George Washington Papers

From George Washington to Nicholas Cooke, 14 August 1775

To Nicholas Cooke

Camp at Cambridge August. 14th 1775.


Your Favors of the 8. & 11th Instant are duly received the former I laid before the General Court of this Province, but one of the Delegates having communicated to them, what Mr Ward did to you of the Proceedings of the continental Congress touching this Powder; nothing was done towards providing Specie, that the Vessel might proceed to other Places, in Case of Disappointment at the first.1 I am of Opinion, that the Collection of any considerable Sum here would be difficult in the Time proposed: And I think there is the less Necessity for it, as there are few Colonies who have not some Vessels out on this Errand, and will probably bring all that is at Markett. Having conversed with Collo. Porter and farther considered the Matter, I am of Opinion it ought to be prosecuted on the single Footing of procuring what is in the Magazine. The Voyage is short, our Necessity is great: The Expectation of being supplied by the Inhabitants of the Island under such Hazards as they must run, is slender: so that the only Chance of Success is by a Sudden Stroke. There is a great Difference between acquiescing in the Measure, and becoming Principals, the former we have great Reason to expect, the latter is doubtful. The Powder by all our Information is public Property, so that as you observe it may be settled with our other Accounts. The draughting Men from here would be very difficult, and endanger the Discovery of the Scheme. I am not clear that I have Power to send them off the Continent, and to engage them as Voluntiers, it would be necessary to make their Destination known. I should suppose the Captain who is to have the Direction of the Enterprize, would rather chuse to have Men whom he knew, and in whom he could confide in Preference to Strangers. From what Collo. Porter informs me, I do not see that Harris’s Presence is absolutely necessary, and as his Terms would add considerably to the Expence, after obtaining from him all the Intelligence he could give, his Attendance might be dispens’d with. The Vessel lately sent out to cruize for the Powder, seems to me the properest for this Voyage, and as the Ten Days will soon expire if no Objection occurs to you, she might be dispatched.2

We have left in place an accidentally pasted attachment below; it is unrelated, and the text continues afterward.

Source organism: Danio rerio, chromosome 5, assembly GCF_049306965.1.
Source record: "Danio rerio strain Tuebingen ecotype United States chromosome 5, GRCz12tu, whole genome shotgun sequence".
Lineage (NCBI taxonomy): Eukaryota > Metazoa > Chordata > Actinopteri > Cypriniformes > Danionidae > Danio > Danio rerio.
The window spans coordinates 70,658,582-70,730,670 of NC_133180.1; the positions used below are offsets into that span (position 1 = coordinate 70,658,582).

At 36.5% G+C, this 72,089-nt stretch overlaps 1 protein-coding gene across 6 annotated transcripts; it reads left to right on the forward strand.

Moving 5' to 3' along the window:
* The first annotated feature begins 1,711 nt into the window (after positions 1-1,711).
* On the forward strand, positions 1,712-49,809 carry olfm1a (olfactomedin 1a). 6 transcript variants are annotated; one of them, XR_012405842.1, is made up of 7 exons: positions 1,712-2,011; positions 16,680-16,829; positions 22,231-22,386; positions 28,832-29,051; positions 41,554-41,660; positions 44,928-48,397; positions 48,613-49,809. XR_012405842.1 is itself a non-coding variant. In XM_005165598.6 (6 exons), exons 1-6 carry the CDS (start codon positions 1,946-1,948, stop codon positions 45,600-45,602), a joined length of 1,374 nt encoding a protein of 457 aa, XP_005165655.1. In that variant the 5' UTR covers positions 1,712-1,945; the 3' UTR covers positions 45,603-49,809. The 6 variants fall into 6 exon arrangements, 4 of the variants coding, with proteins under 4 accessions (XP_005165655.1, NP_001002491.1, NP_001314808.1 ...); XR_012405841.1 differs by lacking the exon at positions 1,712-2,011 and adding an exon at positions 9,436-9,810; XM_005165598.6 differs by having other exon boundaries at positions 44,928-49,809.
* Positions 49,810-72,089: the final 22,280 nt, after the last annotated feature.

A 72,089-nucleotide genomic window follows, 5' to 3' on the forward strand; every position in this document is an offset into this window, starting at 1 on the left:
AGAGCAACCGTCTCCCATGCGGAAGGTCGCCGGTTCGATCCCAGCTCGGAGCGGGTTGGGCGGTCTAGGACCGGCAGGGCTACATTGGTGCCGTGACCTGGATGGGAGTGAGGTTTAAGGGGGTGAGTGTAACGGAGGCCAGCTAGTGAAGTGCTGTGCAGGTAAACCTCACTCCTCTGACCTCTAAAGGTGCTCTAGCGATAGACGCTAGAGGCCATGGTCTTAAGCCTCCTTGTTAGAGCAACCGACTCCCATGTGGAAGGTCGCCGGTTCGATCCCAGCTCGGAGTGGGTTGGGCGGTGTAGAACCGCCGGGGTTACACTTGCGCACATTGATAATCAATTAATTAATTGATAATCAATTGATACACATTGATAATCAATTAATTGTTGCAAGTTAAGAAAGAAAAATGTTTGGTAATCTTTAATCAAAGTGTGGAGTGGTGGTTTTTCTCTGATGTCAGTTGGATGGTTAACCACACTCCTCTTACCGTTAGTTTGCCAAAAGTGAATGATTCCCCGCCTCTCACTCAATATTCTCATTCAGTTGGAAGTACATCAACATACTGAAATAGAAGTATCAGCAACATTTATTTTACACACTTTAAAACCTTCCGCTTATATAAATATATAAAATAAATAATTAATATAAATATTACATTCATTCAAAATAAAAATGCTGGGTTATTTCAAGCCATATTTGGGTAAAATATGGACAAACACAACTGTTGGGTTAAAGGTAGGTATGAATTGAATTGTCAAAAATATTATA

I have given Directions respecting the Lead at Ticonderoga, which I am of Opinion with you is the Surest Mode of Supply in that Article.3

I have sent by this Opportunity a hunting Shirt as a Pattern[.] I should be glad you would inform me what Number you think I may expect.

I had flattered myself with the Hope, that the Vigilance of the Inhabitants on the Islands & Coasts, would have disappointed the Enemy in their late Expedition after live Stock.4

I hope nothing will be omitted by the several Committees, & other Officers to guard against any future Attempts, by removing all the Stock from those Places where their Shipping will protect them in Plundering. I do assure you Sir, it would be rendering a most essential Service to the Publick Interest. Their Distresses before were very great, and if renewed after the present Supply is exhausted must be productive of very great Advantages. I am Sir, with much Esteem Your most Obed. & very Humble Servant

Go: Washington

Copy, MH: Cooke Papers; Df, NHi: Joseph Reed Papers; LB, DLC:GW; Varick transcript, DLC:GW. The copy in the Cooke Papers is endorsed “Copy of a Lr from Genl Washington Augt 14th 1775. The original being sent to Philadelphia by the Com[mitte]e for settling the Accot of the Colony with the Congress.”

1The delegate was John Adams, and the information concerned the agreement which the Continental Congress had made with the Bermudians for gunpowder. See Committee of the Massachusetts Council to GW, 11 Aug. 1775, n.1.

2This was the smaller of Rhode Island’s two armed sloops, the one commanded by John Grimes. A committee of the Rhode Island general assembly agreed a few weeks later to GW’s proposal for taking the gunpowder in Bermuda, but the larger of the colony’s sloops, the Katy, commanded by Abraham Whipple, was sent on the voyage (Cooke to GW, 2 Sept. 1775).

3See GW’s letters of this date to Schuyler and Jonathan Trumbull, Sr.

4GW is referring to the British raids on Fishers and Gardiners islands. See Norwich Committee of Correspondence to GW, 7 Aug. 1775, and Jonathan Trumbull, Sr., to GW, 7 Aug. 1775, n.2.

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